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20 Under the Radar Greek Islands

posted in: Europe  |  posted by: Ian Harrison on May 18, 2011  |  No Comments

Some stats on the isles of Greece. Though a good many of us think only of the holy quintet of Crete, Corfu, Santorini, Mykonos and Rhodes, the country contains a prodigious 6,000 islands. Not Indonesia, not the Philippines but still, impressive in the pantheon of world archipelagos.

Oia, Santorini – Photo credit

Now, of the thousands of islands in the Aegean, Ionian and Myrtoan seas, a wee percentage have any human settlements of note. In fact, the figure comes in at about 1%. That still gives prospective tourists a bundle of options beyond the oft-trodden, usual suspects. By our math, about 20 under the radar (or under the radar-ish) islands, to be exact. Check ‘em out before you give Greece a go.

Saronic Islands

The Saronic Islands are just off the Greek mainland in the Saronic Gulf, close to the port of Piraeus and hotels in Athens.


While Hydra’s 2,200 or so populace subsists largely on tourism, visitors lean heavily towards Greek nationals and Athenians in particular. The deliberate lack of cars is a big plus.


Tiny, 58 km south of Piraeus (read: super convenient) and with 4,300 permanent residents, Poros is a lovely island haven.


Salamis, the most inconspicuous of the Saronics (close to 40,000 people live on the island), is woefully short on foreign tourists. Perhaps the 16 km proximity to Athens is the reason why. Forget about that, however, and get lost amid a treasure trove of superb points of interest.

Northern Sporades

The Sporades are in the Aegean Sea, northeast of the more numerous and prominent Cyclades chain.


Home of fecund almond, fig, grape and olive agriculture and the pristine Alonissos National Marine Park.


A necklace of sandy coast is the indubitable main event on Skiathos.

Stay at Stelios Studios Skiathos Island.


While problematic to classify the set of Mamma Mia and holiday home of U.S. celebrity chef Cat Cora as “under the radar”, the archaeological heritage of Skopelos too often gets short shrift.


The millennia-old Byzantine Monastery of Saint George is worth the trip to Skyros alone.

Ionian Islands

Home to ever-popular Corfu, the Ionian Islands dot the west coast of Greece and climb as high as Albania.


Native Greeks have been hip to Elafonisos’ myriad charms for ages. Decamp to the extreme south of the Peloponnese peninsula for a look-see.


The idyllic island home of Ulysses is epic.


Egremni Beach, Lefkada – Photo credit

A causeway connects Lefkada with mainland Greece but relatively few foreigners take advantage of the transport link to explore the wonderfully diverse island at large.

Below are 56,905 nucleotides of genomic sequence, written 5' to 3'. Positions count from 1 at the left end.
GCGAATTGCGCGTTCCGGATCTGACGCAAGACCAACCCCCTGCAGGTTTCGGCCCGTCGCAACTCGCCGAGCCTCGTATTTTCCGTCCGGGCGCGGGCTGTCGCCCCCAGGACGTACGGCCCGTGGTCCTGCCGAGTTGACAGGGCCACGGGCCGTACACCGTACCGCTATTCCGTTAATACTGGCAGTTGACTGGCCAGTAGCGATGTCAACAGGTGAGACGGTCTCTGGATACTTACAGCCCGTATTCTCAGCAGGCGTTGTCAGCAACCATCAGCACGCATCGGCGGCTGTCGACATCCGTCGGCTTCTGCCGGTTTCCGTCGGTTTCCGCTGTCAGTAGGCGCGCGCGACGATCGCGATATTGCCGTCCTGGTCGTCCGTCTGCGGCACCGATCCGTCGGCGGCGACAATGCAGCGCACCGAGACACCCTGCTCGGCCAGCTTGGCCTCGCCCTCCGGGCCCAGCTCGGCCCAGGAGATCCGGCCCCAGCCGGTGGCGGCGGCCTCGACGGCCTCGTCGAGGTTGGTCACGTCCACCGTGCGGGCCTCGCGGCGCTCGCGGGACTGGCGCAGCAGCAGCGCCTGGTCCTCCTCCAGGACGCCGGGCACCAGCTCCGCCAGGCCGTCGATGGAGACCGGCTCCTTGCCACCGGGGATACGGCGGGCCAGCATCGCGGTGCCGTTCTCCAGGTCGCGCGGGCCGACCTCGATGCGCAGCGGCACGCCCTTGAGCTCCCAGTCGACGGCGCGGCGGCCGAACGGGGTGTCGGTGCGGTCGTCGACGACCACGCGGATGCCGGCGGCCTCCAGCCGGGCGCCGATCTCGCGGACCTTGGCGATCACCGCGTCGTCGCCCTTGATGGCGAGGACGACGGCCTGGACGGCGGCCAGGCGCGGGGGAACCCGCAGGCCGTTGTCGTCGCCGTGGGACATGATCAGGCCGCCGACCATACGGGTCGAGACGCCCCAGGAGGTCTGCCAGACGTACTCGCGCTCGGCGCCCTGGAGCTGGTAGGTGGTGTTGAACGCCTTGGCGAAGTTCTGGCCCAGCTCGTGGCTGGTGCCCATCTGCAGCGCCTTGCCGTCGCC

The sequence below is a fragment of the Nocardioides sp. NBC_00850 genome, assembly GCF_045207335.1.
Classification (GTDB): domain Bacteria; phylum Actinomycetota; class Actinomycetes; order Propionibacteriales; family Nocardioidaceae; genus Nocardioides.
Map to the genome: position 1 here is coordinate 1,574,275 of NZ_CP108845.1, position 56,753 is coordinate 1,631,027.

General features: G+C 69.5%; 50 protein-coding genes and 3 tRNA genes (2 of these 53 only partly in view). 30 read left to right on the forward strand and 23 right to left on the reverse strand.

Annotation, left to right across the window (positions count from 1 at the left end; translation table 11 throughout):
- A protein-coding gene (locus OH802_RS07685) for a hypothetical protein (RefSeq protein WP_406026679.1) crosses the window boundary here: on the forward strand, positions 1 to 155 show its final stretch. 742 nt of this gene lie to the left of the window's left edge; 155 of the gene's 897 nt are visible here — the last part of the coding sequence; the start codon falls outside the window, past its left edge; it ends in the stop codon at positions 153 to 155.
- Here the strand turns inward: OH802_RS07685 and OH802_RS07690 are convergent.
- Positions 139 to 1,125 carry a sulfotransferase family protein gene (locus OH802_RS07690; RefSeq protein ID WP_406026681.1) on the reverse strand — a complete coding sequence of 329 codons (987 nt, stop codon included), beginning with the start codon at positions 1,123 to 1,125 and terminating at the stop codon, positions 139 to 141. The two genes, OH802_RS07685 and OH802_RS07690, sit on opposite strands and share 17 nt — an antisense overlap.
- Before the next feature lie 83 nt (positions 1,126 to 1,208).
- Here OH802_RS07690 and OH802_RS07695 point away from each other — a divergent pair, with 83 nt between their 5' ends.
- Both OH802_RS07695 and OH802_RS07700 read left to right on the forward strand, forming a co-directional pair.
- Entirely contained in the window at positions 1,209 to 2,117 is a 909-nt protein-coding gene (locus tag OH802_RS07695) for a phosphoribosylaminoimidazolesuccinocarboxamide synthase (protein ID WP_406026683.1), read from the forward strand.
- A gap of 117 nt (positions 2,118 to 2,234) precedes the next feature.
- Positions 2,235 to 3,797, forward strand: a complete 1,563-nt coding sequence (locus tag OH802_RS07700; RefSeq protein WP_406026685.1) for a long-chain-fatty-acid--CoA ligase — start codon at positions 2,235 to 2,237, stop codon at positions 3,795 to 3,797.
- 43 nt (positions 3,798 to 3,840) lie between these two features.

Stay at Villas Nousia Lefkada.


As mythology has it, Poseidon made Paxi by thrusting his trident at Corfu, so that he and wife Amphitrite could have a peaceful refuge. Nice.

Dodecanese Islands

The islands in the Dodecanese archipelago number about 164, all off the southwest coast of Turkey.


The southernmost island in the Aegean has less than 1,000 residents and gorgeous mountain scenery.


Like all Greek islands a short swim from the Turkish mainland, the cultural landscape and history of Kastelorizo is inherently fascinating.


An adorable island settlement south of busier Samos.


One good reason to visit Patmos? The “Historic Centre (Chorá) with the Monastery of Saint John and the Cave of the Apocalypse on the Island of Pátmos” UNESCO World Heritage Site.


Outstanding heritage architecture lines the coasts of this once-vibrant hub of sponge and ship production.


The Aegean’s Cyclades chain welcomes the bulk of tourists to Greece, with popular spots like Santorini, Mykonos, Ios and Naxos. Happily, plenty of under the radar alternatives abound.


The heart of Andros is the capital town of the same name, where the squares are brilliantly covered in marble.


Compared with the Red Bull and vodka infused adolescent nightlife of nearby Ios, tranquil Folegandros is a dream.


Antonio Vassilacchi, perhaps the most famous of all Greek painters, was born in Milos in 1556, when the island was part of the Venetian Empire.

Stay at Aeolis Hotel Milos Island



Paros monastery – Photo credit

Paros is a known Cyclades commodity, of course, and a somewhat regular haunt with EU visitors. Still, the scenic, hilly island has enough furtive corners in which to abscond.

Best rates on hotels in Greece.

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